The second evaluation regards the optimality of the heuristic. The Table 5 presents the experimental results. One may observe that the proposed heuristic presented variations, demonstrating that, although sometimes the optimal value is not found, a good alternative is offered with a much lower computational cost. The results of the heuristic show that its performance worsens when we increase the number of concepts in an instance. Finally, it can be noticed that the two evaluated items (performance and optimality) follow the expectations, corroborating with the hypothesis of heuristic efficiency and is usable in real world scenarios, with millions of LOs to be assessed.

Table 5 Accuracy of the heuristic in relation to the classical algorithm for each set of LO

In this section experiments and analysis of results were presented in details. Based on simulation, the mathematical model has been properly tested, and it has proven to be more effective than other previously proposed approaches. This kind of experimental analysis considering simulated environment has proven to be very practical and useful to validate this kind of approach. It is very difficult (or impossible), and highly cost, to validate this kind of approach in real learning scenarios, considering real students, due to the need resources and time consuming.

Simulated experimental analysis of mathematical models and algorithms like this are important and valuable tool to allow the advancing of the state-of-the-art in our research field. Thus, our next step is to use the proposed approach, already validated, to perform controlled experiments with large groups of students in a real learning scenarios, evaluating other aspects related to the quality and efficiency of the proposed approach.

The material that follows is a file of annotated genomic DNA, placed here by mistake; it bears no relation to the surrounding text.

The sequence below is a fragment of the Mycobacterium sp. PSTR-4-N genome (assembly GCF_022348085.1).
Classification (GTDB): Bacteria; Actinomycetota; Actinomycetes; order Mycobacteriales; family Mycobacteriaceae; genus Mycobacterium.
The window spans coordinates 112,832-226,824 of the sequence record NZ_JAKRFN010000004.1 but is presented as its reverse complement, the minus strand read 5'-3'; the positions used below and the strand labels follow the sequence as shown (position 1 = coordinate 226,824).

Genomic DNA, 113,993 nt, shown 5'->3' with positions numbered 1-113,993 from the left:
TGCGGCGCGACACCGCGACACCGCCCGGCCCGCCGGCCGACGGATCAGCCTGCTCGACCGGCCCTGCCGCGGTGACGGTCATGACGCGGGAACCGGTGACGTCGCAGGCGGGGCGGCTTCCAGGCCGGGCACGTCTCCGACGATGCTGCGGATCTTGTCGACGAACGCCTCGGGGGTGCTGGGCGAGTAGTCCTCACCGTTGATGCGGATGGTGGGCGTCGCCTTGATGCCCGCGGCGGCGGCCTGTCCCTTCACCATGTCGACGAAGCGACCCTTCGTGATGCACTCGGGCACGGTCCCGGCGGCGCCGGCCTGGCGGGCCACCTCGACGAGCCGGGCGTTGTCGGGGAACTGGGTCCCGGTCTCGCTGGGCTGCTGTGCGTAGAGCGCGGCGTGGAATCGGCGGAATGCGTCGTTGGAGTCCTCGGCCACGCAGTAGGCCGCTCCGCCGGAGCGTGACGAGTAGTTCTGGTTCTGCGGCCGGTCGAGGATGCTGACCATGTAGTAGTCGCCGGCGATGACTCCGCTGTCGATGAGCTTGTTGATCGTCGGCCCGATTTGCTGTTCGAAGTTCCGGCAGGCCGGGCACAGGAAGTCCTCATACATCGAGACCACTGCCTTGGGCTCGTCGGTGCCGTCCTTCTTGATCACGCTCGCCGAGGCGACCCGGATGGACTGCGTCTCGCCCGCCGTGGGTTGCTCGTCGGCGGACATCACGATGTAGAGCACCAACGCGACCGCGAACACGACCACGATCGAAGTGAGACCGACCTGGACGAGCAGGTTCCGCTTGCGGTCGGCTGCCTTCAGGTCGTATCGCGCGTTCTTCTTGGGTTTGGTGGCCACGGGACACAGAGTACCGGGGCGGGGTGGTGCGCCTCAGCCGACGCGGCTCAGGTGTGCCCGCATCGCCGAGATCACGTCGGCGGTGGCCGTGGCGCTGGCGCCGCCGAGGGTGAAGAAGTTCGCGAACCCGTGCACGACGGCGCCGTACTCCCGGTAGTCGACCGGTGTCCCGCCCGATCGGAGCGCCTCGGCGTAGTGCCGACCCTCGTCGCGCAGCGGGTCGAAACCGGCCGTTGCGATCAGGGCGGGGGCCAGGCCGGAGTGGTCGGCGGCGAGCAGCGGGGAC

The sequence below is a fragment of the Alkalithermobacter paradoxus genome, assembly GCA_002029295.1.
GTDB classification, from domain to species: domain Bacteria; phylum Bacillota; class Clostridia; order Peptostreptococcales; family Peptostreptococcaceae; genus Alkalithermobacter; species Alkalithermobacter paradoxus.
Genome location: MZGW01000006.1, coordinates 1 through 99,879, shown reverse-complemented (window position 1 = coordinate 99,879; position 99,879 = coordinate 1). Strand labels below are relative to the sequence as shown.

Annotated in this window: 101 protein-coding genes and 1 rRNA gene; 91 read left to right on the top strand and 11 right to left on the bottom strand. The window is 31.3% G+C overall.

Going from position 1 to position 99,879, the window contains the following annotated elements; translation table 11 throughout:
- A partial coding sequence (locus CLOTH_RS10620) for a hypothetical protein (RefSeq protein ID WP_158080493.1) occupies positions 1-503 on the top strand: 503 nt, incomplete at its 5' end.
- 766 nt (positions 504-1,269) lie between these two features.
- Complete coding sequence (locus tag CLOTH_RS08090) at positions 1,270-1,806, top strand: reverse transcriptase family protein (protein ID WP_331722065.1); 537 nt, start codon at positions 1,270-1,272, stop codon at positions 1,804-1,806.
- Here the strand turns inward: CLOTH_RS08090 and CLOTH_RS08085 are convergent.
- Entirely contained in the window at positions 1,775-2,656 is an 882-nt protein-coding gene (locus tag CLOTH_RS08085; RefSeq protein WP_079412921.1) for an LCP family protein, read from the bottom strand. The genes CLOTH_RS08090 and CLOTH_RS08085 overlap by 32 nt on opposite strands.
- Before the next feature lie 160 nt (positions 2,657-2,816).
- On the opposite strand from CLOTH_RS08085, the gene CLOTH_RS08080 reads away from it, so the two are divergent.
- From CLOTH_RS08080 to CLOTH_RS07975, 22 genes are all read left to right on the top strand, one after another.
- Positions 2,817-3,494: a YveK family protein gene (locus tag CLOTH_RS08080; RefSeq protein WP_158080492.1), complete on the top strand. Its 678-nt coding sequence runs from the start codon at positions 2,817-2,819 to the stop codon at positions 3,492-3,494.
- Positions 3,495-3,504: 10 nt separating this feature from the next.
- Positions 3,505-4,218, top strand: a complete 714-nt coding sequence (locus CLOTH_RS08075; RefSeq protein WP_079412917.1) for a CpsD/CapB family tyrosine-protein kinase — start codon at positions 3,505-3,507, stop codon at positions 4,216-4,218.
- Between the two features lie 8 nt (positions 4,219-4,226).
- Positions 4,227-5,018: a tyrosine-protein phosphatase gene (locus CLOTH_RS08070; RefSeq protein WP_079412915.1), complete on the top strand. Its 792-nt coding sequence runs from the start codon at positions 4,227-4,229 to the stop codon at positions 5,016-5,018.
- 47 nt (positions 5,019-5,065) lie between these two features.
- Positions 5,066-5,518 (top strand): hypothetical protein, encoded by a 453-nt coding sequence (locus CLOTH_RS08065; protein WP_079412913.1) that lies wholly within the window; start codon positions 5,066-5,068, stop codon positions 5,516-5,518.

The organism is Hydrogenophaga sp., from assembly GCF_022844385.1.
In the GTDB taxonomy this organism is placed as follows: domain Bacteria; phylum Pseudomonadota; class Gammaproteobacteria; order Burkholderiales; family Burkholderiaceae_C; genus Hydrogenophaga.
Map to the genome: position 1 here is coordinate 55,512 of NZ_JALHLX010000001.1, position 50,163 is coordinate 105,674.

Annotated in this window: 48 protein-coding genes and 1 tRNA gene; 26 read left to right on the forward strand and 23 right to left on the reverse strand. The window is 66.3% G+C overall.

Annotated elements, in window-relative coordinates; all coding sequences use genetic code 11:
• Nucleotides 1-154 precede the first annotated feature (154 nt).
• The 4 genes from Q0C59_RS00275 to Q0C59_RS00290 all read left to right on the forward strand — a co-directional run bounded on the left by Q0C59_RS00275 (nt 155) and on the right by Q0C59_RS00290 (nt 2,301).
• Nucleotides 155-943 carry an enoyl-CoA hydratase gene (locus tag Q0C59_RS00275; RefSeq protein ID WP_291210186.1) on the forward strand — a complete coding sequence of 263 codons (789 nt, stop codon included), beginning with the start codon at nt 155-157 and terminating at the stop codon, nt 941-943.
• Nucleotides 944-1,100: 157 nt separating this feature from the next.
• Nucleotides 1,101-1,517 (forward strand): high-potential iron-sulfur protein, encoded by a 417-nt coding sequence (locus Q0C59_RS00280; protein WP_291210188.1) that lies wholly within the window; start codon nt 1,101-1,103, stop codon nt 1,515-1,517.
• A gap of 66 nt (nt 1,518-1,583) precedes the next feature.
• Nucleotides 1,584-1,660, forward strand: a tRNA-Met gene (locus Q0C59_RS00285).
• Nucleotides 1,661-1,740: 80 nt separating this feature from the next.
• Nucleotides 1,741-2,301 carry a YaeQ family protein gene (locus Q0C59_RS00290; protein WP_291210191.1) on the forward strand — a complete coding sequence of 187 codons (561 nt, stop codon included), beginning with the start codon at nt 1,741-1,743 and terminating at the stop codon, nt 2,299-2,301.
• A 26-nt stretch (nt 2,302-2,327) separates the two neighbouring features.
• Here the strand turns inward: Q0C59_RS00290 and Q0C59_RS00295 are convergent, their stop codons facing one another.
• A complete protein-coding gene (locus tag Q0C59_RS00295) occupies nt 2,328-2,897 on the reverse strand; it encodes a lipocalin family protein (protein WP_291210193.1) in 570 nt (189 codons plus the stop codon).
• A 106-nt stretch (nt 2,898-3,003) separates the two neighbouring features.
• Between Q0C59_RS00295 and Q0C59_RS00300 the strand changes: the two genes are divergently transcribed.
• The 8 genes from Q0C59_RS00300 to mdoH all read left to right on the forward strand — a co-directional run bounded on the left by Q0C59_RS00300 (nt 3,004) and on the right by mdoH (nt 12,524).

Conclusion

According to the obtained results, it can be concluded that the approach proposed in this work was superior to the method that uses a classical mixed-integer linear programming formulation and the genetic algorithm to solve the set covering problem of learning objects recommendation. It presented an almost linear time to find the solution to the proposed problems. In addition, its accuracy proved to be close to that of the classical approach, validating the hypothesis that the proposed heuristic is feasible to solve this type of problem.

In this way, as real-world learning objects repositories exhibit a large number of records, the proposed approach becomes particularly relevant. It may find an adequate set of learning objects faster than classical algorithms. Moreover, techniques such based on evolutionary algorithms are not able to achieve the same performance, highlighting the importance of new complementary studies to this work.

As future works, our next step is to use the proposed approach, already validated, to perform controlled experiments with large groups of students in a real learning scenarios, evaluating other aspects related to the quality and efficiency of the proposed approach. In this case, control groups and experimental groups should be tested and statistically validated considering different aspects.

Availability of data and materials

All the data used in this work were computationally simulated and its replication can be easily done through information contained in the paper itself.

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Acknowledgements

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Samuel Henrique Falci and Daniel Henrique Mourão Falci conducted the research and extracted data from other works for comparison. He also participated in the implementation of all the algorithms and performed the tests. Fabiano Azevedo Dorça and Alessandro Vivas Andrade guided the research stipulating their methods and evaluated the results. The author(s) read and approved the final manuscript.

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Correspondence to Samuel Henrique Falci.

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Falci, S.H., Dorça, F.A., Andrade, A.V. et al. A low complexity heuristic to solve a learning objects recommendation problem. Smart Learn. Environ. 7, 23 (2020). https://doi.org/10.1186/s40561-020-00133-8

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Keywords

  • Learning object recommendation
  • Virtual learning environment optimization
  • Heuristics